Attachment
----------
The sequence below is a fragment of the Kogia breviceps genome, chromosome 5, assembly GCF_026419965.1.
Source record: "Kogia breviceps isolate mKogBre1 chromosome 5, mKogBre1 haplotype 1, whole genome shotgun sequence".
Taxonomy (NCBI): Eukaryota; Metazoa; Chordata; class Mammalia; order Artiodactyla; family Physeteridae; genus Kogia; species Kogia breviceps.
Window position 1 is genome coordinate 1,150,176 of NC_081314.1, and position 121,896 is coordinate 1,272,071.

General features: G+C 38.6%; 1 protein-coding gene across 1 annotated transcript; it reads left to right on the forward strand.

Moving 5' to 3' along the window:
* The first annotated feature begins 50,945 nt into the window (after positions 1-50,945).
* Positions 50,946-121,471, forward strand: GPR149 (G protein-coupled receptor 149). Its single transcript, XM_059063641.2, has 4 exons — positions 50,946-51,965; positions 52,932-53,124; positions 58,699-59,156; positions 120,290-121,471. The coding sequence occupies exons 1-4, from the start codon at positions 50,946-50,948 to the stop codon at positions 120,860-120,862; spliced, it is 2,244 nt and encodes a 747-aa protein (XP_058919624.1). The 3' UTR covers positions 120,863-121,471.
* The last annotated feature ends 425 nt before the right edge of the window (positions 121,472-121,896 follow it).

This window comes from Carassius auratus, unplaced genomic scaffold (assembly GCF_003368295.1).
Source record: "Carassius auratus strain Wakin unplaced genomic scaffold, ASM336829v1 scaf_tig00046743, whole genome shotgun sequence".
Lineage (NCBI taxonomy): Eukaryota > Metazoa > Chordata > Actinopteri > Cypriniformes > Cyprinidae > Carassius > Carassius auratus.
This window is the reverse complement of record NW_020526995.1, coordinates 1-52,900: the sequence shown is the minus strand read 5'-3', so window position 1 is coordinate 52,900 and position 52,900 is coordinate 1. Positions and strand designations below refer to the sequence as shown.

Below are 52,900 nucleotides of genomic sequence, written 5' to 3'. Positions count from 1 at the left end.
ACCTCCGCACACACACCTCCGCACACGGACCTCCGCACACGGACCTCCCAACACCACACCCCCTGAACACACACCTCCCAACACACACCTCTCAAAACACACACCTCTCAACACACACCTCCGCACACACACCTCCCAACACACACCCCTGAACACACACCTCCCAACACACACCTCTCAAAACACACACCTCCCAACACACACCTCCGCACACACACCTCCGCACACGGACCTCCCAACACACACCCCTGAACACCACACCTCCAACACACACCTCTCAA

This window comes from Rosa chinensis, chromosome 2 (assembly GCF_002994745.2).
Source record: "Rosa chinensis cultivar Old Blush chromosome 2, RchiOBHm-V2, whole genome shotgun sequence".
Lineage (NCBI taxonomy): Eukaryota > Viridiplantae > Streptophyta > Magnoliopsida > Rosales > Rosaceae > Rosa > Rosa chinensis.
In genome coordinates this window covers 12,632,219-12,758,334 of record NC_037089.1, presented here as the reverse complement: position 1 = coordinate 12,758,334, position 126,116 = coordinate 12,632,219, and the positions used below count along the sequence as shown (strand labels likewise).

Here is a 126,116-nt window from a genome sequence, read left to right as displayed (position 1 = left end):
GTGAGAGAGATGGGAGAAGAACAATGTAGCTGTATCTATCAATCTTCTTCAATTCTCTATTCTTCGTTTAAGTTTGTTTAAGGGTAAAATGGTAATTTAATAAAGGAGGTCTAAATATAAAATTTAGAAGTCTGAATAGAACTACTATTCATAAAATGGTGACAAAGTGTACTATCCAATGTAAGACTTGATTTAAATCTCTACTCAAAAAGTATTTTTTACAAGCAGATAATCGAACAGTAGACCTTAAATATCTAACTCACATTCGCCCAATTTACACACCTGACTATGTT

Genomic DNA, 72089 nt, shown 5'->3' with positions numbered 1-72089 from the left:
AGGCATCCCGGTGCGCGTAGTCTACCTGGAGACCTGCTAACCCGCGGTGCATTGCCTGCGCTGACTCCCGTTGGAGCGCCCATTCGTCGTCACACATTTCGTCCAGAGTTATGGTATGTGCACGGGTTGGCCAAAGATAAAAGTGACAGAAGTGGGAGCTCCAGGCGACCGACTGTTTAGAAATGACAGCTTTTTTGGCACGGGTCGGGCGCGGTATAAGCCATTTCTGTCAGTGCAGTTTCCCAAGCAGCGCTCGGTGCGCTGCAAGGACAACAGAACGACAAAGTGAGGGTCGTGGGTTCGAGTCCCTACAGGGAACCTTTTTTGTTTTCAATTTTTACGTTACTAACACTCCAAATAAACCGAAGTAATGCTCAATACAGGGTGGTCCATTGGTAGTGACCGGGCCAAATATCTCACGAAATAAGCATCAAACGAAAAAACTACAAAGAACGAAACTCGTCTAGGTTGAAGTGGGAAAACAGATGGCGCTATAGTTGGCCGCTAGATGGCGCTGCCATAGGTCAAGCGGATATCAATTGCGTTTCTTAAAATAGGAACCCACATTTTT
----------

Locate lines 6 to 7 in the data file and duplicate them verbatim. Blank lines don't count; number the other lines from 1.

Moving 5' to 3' along the window:
* The first annotated feature begins 50,945 nt into the window (after positions 1-50,945).